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Compared to a standard universal A/V remote, PC remote designs rely on more than useful buttons and a good ergonomic design. A crucial aspect is the software driver, which will dictate how well the remote integrates with a computer. Will the driver offer a superficial overlay of mainly static keyboard and mouse clicks, or will it integrate automatically with popular applications? Is it fully customizable, or have button function assignments been left up to the original programmers to decide?
This looks familiar...
Wireless PC remote controls are comprised of two parts: the remote control and a plug-in receiver. Both of these parts come in two basic varieties, radio frequency (RF) and infrared (IR), much like standard equipment remotes. RF-based remotes offer more control versatility, since they don’t require the handset to be aimed towards the receiver and can work through simple obstructions like doors or even walls. But they do have a significant drawback in that they can’t be incorporated into any other universal remote control at this time.
One of the main goals of Remote Central is to help readers consolidate their clutter of device-specific remotes. Merge more into less. Currently there is no mainstream way to combine the functionality of an RF-based remote control into any other remote control, so I’m pleased to see that the iMON Plus is based on standard IR and ships with a small infrared receiver “eye”. If you own an expensive aftermarket remote such as one of the Philips Pronto or Home Theater Master models, you’ll be able to integrate basic iMON home theater PC operation into your current investment with a minimum of fuss.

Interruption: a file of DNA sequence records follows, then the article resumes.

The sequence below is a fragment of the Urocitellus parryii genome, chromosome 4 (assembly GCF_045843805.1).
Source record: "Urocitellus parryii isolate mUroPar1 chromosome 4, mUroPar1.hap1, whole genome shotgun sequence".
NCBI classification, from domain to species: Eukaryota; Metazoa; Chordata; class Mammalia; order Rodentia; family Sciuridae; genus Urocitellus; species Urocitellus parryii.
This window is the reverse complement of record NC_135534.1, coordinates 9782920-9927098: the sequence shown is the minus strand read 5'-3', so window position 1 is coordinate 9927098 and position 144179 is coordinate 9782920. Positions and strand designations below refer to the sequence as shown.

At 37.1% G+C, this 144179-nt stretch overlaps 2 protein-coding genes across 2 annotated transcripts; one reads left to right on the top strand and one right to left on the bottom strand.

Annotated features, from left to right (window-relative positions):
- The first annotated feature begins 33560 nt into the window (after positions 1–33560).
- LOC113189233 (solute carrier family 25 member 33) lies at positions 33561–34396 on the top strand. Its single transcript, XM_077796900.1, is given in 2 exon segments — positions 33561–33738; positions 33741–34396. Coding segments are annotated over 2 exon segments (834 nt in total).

Simple, but practical.
At first glance the iMON Plus is a likeable remote, traditionally styled. Its array of keys are organized neatly into useful clusters, labelled with a combination of friendly icons and more descriptive text. A total of 42 hard buttons are provided, not counting a 17-way cursor control/menu joystick.
The iMON (referred to by SoundGraph as the “RSC” – Remote Stick Controller) is constructed with a matte black plastic case teeming with opaque rubber keys. Its maximum dimensions are 8.08” long, 2.36” wide and 1.47” thick (20.5cm by 6.0cm by 3.7cm), but as the remote is ergonomically curved its average dimensions are not as bulky. For instance, the iMON only measures 1.93” wide (4.9cm) and as little as 1.0” thick (2.6cm) at the midpoint. The remote is light, weighing in at only 5.3 ounces (150 grams) with the two required AAA batteries, or 4.6 ounces (130 grams) without.
The entire surface is gently arced from top to bottom, with the apex close to the menu joystick button cluster. The back of the remote is inversely shaped, giving it a telephone handset-like profile. The case sports a sizeable bulge on the back, directly under the joystick, designed to wedge between your index and middle fingers and help keep the remote firmly in place while thumbing the menu controls.
The iMON’s sides are round and smooth, with no sharp points or irritating angles. The upper and lower case mouldings fit together well. Although I can’t see any fastening screws in use, the plastic housing is quite thick and resists any attempt at lateral twisting. It should prove durable enough to easily withstand minor tumbles onto the floor.